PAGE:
Herman Mehling at EnterpriseStorageForum.com writes this week about one of the big challenges SSD faces in IO-intensive (especially write-intensive) environments: performance degradation over time.
Solid state drives (SSD) are known for performance that is many times that of hard disk drives (HDDs), but what’s not so well known is that SSD performance tends to degrade over time, and benchmarks show that SSDs can perform much better new than when heavily used.
I’ve talked about this in some of the SSD reporting I’ve done over the past several months, but always with respect to a particular company’s solution — Mehling’s article looks at the problem in general and talks about the approach that several vendors are taking to solve it.
SSDs suffer from a difficulty that doesn’t exist in HDDs — the flash must be erased before new data can be written into it, said Jim Handy, an analyst at Objective Analysis, a market research firm specializing in SSDs and semiconductors.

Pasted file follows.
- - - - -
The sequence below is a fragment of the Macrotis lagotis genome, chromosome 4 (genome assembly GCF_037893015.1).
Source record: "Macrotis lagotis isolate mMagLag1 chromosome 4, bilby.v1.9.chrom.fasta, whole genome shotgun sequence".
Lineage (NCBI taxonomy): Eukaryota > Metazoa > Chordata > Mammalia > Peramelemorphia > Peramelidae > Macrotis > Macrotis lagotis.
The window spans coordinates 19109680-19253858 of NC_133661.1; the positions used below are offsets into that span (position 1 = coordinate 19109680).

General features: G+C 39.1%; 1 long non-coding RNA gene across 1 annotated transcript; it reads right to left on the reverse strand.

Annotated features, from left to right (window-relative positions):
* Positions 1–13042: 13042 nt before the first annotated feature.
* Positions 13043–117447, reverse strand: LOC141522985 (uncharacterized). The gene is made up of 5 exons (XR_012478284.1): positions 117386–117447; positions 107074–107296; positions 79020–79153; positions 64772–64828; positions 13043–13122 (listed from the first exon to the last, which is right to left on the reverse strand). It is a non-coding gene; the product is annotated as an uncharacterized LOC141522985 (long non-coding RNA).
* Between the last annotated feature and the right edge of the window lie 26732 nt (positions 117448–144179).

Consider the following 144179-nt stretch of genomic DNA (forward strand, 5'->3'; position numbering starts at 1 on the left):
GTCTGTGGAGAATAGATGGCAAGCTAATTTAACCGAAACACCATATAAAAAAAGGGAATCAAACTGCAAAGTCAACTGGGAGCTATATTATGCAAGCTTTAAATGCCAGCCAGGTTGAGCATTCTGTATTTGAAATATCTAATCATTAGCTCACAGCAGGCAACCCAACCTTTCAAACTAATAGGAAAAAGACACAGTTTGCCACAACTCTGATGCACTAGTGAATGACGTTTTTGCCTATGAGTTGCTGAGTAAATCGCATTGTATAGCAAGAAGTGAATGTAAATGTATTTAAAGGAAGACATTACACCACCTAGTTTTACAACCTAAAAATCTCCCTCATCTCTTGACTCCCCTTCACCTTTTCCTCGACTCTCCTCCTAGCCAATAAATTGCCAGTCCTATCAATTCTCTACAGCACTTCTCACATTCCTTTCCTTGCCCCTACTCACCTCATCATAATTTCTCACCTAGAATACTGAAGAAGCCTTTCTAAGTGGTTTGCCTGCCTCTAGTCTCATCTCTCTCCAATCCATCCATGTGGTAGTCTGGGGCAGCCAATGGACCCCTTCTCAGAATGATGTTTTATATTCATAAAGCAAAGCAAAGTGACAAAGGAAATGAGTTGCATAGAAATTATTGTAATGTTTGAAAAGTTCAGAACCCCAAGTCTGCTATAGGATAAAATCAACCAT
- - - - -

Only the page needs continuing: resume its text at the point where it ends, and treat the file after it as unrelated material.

“This erase, which can take up to a half second, would bring the SSD to its knees were it not for some clever work-arounds that SSD makers build into their controllers,” said Handy. “One of these is to over-provision, to build more flash into the SSD than appears to the outside world.”
SSD technologies typically suffer significant performance degradation over time — by as much as 50 percent or more — as more data is written to the NAND flash memory and as applications accessing the device vary the read-to-write ratio, said Greg Goelz, vice president of marketing at Pliant Technology.
How are vendors addressing the problem? Over-provisioning is one solution, as are special wear leveling algorithms that spread the data around to all the memory cells round robin, ensuring that if you are only using a portion of your total capacity new writes get written to previously unused cells before rewriting an older cell.
More in the article, which does a good job summarizing the problem and the ways vendors are addressing it.